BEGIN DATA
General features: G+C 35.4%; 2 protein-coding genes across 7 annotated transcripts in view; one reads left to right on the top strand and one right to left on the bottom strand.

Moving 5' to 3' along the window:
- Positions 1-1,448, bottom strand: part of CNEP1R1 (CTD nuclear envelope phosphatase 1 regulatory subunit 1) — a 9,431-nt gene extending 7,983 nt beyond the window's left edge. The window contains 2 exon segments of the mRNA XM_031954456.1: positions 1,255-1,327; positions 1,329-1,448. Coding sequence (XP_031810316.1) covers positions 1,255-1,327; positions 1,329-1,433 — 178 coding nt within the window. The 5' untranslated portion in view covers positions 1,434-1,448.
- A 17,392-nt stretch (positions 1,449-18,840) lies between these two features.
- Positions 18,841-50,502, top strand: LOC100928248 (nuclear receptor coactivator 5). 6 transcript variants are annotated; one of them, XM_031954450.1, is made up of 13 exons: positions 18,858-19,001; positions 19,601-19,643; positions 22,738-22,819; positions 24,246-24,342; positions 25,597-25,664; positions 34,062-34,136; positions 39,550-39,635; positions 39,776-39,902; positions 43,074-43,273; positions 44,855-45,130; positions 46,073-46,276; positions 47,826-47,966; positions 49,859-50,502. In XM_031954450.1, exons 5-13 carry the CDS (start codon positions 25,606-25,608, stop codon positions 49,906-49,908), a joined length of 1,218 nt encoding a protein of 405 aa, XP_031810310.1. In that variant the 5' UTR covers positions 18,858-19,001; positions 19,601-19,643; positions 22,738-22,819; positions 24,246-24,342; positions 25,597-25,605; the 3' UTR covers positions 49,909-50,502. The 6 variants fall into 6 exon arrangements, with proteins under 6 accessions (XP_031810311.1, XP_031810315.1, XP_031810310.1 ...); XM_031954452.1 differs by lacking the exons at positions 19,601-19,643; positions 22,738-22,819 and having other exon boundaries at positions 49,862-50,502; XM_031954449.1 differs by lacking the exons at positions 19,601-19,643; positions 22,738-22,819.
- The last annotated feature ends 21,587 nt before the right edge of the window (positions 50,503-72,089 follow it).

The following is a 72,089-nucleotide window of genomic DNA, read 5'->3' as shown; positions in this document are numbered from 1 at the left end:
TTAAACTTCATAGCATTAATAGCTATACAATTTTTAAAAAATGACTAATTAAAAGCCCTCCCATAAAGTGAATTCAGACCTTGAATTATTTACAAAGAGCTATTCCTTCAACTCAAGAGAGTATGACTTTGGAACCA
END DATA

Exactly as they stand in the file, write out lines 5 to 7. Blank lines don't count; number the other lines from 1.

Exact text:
- Positions 18,841-50,502, top strand: LOC100928248 (nuclear receptor coactivator 5). 6 transcript variants are annotated; one of them, XM_031954450.1, is made up of 13 exons: positions 18,858-19,001; positions 19,601-19,643; positions 22,738-22,819; positions 24,246-24,342; positions 25,597-25,664; positions 34,062-34,136; positions 39,550-39,635; positions 39,776-39,902; positions 43,074-43,273; positions 44,855-45,130; positions 46,073-46,276; positions 47,826-47,966; positions 49,859-50,502. In XM_031954450.1, exons 5-13 carry the CDS (start codon positions 25,606-25,608, stop codon positions 49,906-49,908), a joined length of 1,218 nt encoding a protein of 405 aa, XP_031810310.1. In that variant the 5' UTR covers positions 18,858-19,001; positions 19,601-19,643; positions 22,738-22,819; positions 24,246-24,342; positions 25,597-25,605; the 3' UTR covers positions 49,909-50,502. The 6 variants fall into 6 exon arrangements, with proteins under 6 accessions (XP_031810311.1, XP_031810315.1, XP_031810310.1 ...); XM_031954452.1 differs by lacking the exons at positions 19,601-19,643; positions 22,738-22,819 and having other exon boundaries at positions 49,862-50,502; XM_031954449.1 differs by lacking the exons at positions 19,601-19,643; positions 22,738-22,819.
- The last annotated feature ends 21,587 nt before the right edge of the window (positions 50,503-72,089 follow it).

The following is a 72,089-nucleotide window of genomic DNA, read 5'->3' as shown; positions in this document are numbered from 1 at the left end: